The G8 Summit is over. In his statement on 9 July 2008, the Chair of the Summit, Prime Minister Yasuo Fukuda, highlighted the agreement between the world’s leaders on the “need to address… issues of elevated oil and food prices and global inflationary pressures…”
With regard to oil, the G8 leaders agreed to improve the balance between supply and demand — through a dialogue between oil producing and consuming countries — with the aim of improving transparency. Just exactly what form of dialogue and how exactly to ensure transparency is not clear. Perhaps establishing some kind of independent audit body or expert group to work with the producers to verify the extent of existing oil reserves would be an important first step.
However, this is both politically contentious and difficult to implement and hence not the sort of recommendation to come out of a G8 Summit.
Instead, the G8 leaders emphasize the need for increased production and refining capacities, as well as expanded investment on the supply side. So this is the business as usual scenario. The importance of improving energy efficiency is mentioned in the Chair’s statement, as well as the need to pursue energy diversification on the demand side, but this appears secondary to increasing supply when it likely should be the other way around.
Japan did, however, offer to host a forum on energy efficiency and new technologies, and let’s hope that emphasis is placed on the huge numbers of new jobs that can be created as a result of investments in these areas.
There will also be a meeting in London that follows up discussions at June’s energy summit in Jeddah. Hopefully we will soon start to see, as promised by the G8, detailed analysis emerging on the real and financial factors behind the recent surge in oil and commodity prices, because so far we have seen very little. Better analysis would ideally allow and encourage relevant national authorities and international organizations to take more initiative and go beyond simply asking OPEC to increase production.
Responding to the food crisis
The food crisis is described as multifaceted and structural. The initial response from the G8 has been to commit an emergency package of over US$10 billion, and other donors are called upon to rally around and enhance these commitments. A G8 expert group has been tasked with monitoring of the implementation of commitments and will liaise closely with the High Level Task Force on the Global Food Crisis led by the UN Secretary General.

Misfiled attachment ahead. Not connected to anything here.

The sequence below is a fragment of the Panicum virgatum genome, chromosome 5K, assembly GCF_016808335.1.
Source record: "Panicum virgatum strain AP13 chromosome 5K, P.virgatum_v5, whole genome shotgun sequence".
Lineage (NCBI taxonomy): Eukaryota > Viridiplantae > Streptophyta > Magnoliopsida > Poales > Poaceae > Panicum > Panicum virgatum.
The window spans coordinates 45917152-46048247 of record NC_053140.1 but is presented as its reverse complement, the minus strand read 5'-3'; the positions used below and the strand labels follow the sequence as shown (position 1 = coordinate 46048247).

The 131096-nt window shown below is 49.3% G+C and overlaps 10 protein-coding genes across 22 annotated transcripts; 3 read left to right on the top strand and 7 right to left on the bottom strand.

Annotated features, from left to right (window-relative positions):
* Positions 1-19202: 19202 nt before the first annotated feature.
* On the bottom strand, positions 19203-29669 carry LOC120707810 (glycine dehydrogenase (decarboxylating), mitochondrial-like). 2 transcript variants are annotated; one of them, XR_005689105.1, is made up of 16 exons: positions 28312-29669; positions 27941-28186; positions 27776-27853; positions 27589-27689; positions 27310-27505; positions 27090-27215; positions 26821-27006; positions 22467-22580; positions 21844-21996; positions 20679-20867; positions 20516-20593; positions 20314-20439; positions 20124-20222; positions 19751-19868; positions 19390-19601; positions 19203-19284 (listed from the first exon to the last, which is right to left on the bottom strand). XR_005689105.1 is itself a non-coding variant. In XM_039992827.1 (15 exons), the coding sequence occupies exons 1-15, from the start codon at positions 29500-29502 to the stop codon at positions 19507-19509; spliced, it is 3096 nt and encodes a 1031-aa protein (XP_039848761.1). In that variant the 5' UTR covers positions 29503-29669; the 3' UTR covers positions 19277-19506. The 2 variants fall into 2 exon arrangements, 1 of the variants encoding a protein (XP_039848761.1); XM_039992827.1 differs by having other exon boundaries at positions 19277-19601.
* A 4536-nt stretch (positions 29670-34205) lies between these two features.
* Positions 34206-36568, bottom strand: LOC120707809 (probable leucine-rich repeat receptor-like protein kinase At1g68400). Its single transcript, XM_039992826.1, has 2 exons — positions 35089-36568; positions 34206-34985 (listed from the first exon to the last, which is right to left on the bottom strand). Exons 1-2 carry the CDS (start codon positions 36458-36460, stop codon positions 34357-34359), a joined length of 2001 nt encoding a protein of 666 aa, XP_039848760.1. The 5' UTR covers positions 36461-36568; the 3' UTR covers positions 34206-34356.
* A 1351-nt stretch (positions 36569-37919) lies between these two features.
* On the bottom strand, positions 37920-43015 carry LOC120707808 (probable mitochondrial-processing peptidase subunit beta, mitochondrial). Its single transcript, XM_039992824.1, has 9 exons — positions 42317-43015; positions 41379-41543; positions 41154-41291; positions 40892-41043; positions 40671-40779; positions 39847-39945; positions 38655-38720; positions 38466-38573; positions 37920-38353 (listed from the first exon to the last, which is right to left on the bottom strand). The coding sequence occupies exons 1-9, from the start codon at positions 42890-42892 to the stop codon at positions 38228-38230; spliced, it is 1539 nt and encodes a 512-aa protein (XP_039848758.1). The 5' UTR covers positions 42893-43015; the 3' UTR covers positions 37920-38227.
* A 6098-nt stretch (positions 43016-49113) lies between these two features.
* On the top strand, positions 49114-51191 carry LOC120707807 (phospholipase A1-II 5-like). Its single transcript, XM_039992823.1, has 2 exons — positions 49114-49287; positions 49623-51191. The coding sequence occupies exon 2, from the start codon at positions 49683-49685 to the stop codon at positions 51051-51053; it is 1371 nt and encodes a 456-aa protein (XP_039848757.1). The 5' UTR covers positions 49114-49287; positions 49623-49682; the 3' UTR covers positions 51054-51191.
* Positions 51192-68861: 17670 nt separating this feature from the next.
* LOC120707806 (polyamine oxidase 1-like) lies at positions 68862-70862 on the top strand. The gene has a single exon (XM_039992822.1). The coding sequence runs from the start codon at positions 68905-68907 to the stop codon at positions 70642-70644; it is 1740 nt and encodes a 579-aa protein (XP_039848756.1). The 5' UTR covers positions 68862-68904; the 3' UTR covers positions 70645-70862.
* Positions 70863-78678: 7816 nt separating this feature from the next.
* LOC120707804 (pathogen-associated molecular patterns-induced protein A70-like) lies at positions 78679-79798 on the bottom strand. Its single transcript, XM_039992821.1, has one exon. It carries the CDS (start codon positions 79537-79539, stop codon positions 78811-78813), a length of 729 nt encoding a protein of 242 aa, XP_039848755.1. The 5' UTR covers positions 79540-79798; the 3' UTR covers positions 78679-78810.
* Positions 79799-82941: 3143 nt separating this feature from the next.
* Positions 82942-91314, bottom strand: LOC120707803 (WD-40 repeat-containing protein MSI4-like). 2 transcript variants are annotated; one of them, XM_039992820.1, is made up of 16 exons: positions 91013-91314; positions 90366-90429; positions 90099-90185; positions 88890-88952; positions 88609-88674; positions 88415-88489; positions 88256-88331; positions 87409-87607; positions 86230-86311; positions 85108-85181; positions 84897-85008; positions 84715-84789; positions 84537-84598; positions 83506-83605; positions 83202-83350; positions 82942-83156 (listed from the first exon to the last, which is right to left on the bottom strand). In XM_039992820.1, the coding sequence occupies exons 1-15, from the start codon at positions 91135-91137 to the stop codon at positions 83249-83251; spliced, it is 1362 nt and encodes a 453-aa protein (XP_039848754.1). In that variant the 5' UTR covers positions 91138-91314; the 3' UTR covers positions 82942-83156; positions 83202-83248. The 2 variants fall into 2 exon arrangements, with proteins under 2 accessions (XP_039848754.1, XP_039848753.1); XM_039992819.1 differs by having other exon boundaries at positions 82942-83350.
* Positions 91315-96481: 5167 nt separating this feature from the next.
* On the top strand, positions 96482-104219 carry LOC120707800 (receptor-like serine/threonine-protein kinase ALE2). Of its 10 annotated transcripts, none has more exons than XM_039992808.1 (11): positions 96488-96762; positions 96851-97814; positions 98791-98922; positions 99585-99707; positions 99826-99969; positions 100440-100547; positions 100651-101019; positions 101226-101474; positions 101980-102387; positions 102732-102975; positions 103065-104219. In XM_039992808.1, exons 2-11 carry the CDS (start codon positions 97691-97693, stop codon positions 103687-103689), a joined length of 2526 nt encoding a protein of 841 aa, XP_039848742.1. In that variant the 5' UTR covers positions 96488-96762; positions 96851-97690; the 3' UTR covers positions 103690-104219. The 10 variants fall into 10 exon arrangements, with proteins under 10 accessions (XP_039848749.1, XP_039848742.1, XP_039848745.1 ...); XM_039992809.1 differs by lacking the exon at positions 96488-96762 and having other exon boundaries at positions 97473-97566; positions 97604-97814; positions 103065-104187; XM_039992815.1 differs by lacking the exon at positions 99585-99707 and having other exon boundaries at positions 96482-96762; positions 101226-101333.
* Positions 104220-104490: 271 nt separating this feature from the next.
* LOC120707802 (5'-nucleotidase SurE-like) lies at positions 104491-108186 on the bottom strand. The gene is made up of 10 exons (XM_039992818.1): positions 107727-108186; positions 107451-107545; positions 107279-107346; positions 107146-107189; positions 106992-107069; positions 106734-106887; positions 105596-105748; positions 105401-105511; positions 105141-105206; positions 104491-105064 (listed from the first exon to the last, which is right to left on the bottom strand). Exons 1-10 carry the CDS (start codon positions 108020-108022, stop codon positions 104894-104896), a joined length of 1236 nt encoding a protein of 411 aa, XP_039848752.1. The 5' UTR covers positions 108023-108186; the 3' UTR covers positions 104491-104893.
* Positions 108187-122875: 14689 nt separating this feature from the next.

A whole range of short-, medium- and long-term measures are proposed. According to Prime Minister Fukuda:
“These actions are aimed at assisting those suffering from food insecurity or hunger, strengthening the world market and trade system for agriculture and food, and stimulating world food production and increasing agricultural productivity. Above all, [the G8 leaders] stressed the importance of reversing the overall decline of aid and investment in the agricultural sector, and committed to significantly increasing… support for developing countries’ initiatives in this field, including working towards doubling production of key food staples in certain African countries within 5-10 years.”
Perhaps most significantly, on climate change, Fukuda indicated that there was consensus on the goal of achieving at least 50% reduction of global emissions by 2050. The achievement of this goal, however, relies on contributions from all major economies (including Brazil, India and China). The main objective is to move toward an agreement in Copenhagen in 2009, on the shape of the post-2012 climate regime.
Interestingly, in the declaration from the Leaders Meeting of Major Economies, also on 9 July, there is the following statement:
“… Our ability ultimately to achieve a long-term global goal will also depend on affordable, new, more advanced, and innovative technologies, infrastructure, and practices that transform the way we live, produce and use energy, and manage land.”
So there is now growing recognition amongst the world’s leaders that we need a mix of target-setting and technological and social innovations that could go hand-in-hand to bring about the rapid shift to a low carbon world.
This is reinforced by the agreement from the G8 leaders to establish an international initiative to develop roadmaps for innovative technologies and the commitment of US$10 billion annually to research and development (R&D) on these technologies.
While a very positive development, we should recall that studies by the International Energy Agency have shown that in order to achieve “50% reduction, the additional total investment required over the period to 2050 is around US$1.1 trillion per year, which is roughly equivalent to the current GDP of Canada. It represents an average of some 1.1% of global GDP each year from now until 2050.” (report available for download).
For Japan, the Summit was a great success and exemplifies the fantastic organizational skills of the host country. However, it appears that substantively not much was achieved over the three days of the Summit, especially in relation to climate change. While the agreed reductions are significant, they do not form part of a detailed plan with short and medium term goals
Moreover, the one of the clearest signals to come from the Summit may well be that the G8 no longer has the central role that they had in the past. Rather, the Toyako Summit was actually much bigger than the G8 and through the outreach sessions brought together seven African countries as well as Brazil, China, India, Mexico, Indonesia, Australia and the Republic of Korea. Cooperation from these nations is essential when tackling global problems related food, fuel and climate change.